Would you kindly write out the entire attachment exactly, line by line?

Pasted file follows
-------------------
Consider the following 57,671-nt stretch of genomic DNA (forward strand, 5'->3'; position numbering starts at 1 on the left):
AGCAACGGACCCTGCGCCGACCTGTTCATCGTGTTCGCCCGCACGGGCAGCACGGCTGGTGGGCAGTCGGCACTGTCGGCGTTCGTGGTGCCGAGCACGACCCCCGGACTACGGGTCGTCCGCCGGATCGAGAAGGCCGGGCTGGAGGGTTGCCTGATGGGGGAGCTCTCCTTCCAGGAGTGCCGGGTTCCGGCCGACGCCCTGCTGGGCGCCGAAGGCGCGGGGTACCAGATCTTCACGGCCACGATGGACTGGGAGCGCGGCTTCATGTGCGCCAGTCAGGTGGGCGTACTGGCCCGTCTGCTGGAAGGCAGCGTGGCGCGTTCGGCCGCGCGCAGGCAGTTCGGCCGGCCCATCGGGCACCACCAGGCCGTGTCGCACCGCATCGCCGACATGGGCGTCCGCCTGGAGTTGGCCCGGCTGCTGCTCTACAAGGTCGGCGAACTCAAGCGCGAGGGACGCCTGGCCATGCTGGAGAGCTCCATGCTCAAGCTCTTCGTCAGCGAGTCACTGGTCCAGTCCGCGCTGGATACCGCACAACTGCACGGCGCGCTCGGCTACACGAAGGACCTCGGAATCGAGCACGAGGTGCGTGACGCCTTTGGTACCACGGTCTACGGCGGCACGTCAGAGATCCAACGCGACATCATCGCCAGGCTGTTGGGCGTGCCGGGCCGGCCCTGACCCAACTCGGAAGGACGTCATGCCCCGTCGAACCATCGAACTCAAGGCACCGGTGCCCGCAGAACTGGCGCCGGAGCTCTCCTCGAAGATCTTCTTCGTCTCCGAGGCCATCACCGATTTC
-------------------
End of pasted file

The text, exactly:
Consider the following 57,671-nt stretch of genomic DNA (forward strand, 5'->3'; position numbering starts at 1 on the left):
AGCAACGGACCCTGCGCCGACCTGTTCATCGTGTTCGCCCGCACGGGCAGCACGGCTGGTGGGCAGTCGGCACTGTCGGCGTTCGTGGTGCCGAGCACGACCCCCGGACTACGGGTCGTCCGCCGGATCGAGAAGGCCGGGCTGGAGGGTTGCCTGATGGGGGAGCTCTCCTTCCAGGAGTGCCGGGTTCCGGCCGACGCCCTGCTGGGCGCCGAAGGCGCGGGGTACCAGATCTTCACGGCCACGATGGACTGGGAGCGCGGCTTCATGTGCGCCAGTCAGGTGGGCGTACTGGCCCGTCTGCTGGAAGGCAGCGTGGCGCGTTCGGCCGCGCGCAGGCAGTTCGGCCGGCCCATCGGGCACCACCAGGCCGTGTCGCACCGCATCGCCGACATGGGCGTCCGCCTGGAGTTGGCCCGGCTGCTGCTCTACAAGGTCGGCGAACTCAAGCGCGAGGGACGCCTGGCCATGCTGGAGAGCTCCATGCTCAAGCTCTTCGTCAGCGAGTCACTGGTCCAGTCCGCGCTGGATACCGCACAACTGCACGGCGCGCTCGGCTACACGAAGGACCTCGGAATCGAGCACGAGGTGCGTGACGCCTTTGGTACCACGGTCTACGGCGGCACGTCAGAGATCCAACGCGACATCATCGCCAGGCTGTTGGGCGTGCCGGGCCGGCCCTGACCCAACTCGGAAGGACGTCATGCCCCGTCGAACCATCGAACTCAAGGCACCGGTGCCCGCAGAACTGGCGCCGGAGCTCTCCTCGAAGATCTTCTTCGTCTCCGAGGCCATCACCGATTTC